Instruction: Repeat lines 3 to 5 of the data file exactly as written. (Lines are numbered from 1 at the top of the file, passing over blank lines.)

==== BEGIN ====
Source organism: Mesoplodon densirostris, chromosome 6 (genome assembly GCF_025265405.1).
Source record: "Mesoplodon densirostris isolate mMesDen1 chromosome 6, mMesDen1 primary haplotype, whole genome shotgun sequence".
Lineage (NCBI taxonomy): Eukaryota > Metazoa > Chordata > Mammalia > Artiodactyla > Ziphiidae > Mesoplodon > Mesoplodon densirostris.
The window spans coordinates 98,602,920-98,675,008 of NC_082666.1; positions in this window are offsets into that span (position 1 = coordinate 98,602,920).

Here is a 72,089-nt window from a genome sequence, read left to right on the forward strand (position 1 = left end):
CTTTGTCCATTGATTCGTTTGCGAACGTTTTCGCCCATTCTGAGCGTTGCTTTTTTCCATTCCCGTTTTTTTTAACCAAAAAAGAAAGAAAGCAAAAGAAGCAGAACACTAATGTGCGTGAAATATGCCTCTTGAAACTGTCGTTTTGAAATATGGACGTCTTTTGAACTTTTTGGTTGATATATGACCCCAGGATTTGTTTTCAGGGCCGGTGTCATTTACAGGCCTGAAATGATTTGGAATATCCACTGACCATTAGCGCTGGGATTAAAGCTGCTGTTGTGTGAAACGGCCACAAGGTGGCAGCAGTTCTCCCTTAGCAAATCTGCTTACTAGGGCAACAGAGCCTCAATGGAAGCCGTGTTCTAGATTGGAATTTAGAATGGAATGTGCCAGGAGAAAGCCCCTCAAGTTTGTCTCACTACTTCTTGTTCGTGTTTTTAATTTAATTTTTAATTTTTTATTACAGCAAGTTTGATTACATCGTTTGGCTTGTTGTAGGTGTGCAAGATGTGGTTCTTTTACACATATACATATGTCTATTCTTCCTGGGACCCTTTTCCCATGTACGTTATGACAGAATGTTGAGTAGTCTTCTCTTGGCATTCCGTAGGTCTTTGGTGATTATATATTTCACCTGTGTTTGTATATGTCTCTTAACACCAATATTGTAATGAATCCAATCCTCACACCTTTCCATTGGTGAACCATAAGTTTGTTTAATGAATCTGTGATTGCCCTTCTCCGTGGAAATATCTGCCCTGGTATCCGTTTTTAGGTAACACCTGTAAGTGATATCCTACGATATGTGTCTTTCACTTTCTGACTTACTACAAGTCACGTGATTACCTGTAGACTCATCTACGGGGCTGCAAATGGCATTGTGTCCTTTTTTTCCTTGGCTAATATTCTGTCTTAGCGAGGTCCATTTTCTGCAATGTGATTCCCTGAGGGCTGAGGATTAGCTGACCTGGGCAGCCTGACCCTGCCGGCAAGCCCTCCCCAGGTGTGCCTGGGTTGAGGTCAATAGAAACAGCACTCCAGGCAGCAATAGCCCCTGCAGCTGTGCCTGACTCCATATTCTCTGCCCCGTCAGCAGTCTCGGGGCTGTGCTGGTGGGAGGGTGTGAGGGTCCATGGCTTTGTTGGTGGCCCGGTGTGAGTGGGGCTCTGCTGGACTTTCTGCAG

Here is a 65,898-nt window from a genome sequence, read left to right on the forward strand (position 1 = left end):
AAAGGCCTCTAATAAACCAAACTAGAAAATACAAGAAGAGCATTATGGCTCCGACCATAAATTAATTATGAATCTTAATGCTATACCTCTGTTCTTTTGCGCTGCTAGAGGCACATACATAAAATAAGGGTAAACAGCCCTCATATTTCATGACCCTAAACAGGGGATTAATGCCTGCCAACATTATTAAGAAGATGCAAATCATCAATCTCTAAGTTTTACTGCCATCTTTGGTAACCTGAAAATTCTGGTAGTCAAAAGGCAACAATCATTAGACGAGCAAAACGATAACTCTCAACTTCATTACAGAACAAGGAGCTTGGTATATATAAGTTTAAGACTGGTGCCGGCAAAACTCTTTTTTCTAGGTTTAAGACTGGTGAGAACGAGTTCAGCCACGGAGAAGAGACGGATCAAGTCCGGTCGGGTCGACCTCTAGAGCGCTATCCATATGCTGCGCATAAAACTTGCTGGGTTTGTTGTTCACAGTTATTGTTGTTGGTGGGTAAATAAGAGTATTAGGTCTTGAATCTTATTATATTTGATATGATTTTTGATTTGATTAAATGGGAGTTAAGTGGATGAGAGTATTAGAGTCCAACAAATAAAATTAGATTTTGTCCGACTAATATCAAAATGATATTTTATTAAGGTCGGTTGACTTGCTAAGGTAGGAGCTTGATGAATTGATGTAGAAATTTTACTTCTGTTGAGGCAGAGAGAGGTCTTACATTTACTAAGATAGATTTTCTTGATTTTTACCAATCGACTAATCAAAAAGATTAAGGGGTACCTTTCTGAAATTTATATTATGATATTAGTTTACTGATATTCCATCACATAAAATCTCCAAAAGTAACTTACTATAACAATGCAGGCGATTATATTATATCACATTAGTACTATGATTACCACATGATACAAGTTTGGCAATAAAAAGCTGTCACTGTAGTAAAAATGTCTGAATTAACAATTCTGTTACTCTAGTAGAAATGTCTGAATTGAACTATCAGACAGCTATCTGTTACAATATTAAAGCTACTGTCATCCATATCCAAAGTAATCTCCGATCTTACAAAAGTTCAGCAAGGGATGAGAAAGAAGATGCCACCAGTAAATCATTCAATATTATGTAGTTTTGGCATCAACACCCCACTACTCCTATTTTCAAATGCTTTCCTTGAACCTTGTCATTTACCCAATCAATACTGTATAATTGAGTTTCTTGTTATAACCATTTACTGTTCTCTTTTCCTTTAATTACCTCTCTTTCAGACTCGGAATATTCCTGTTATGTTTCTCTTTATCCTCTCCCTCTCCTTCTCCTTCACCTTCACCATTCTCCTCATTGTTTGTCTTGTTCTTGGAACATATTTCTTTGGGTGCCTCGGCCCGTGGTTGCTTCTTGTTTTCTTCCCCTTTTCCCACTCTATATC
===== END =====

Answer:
Lineage (NCBI taxonomy): Eukaryota > Metazoa > Chordata > Mammalia > Artiodactyla > Ziphiidae > Mesoplodon > Mesoplodon densirostris.
The window spans coordinates 98,602,920-98,675,008 of NC_082666.1; positions in this window are offsets into that span (position 1 = coordinate 98,602,920).

Here is a 72,089-nt window from a genome sequence, read left to right on the forward strand (position 1 = left end):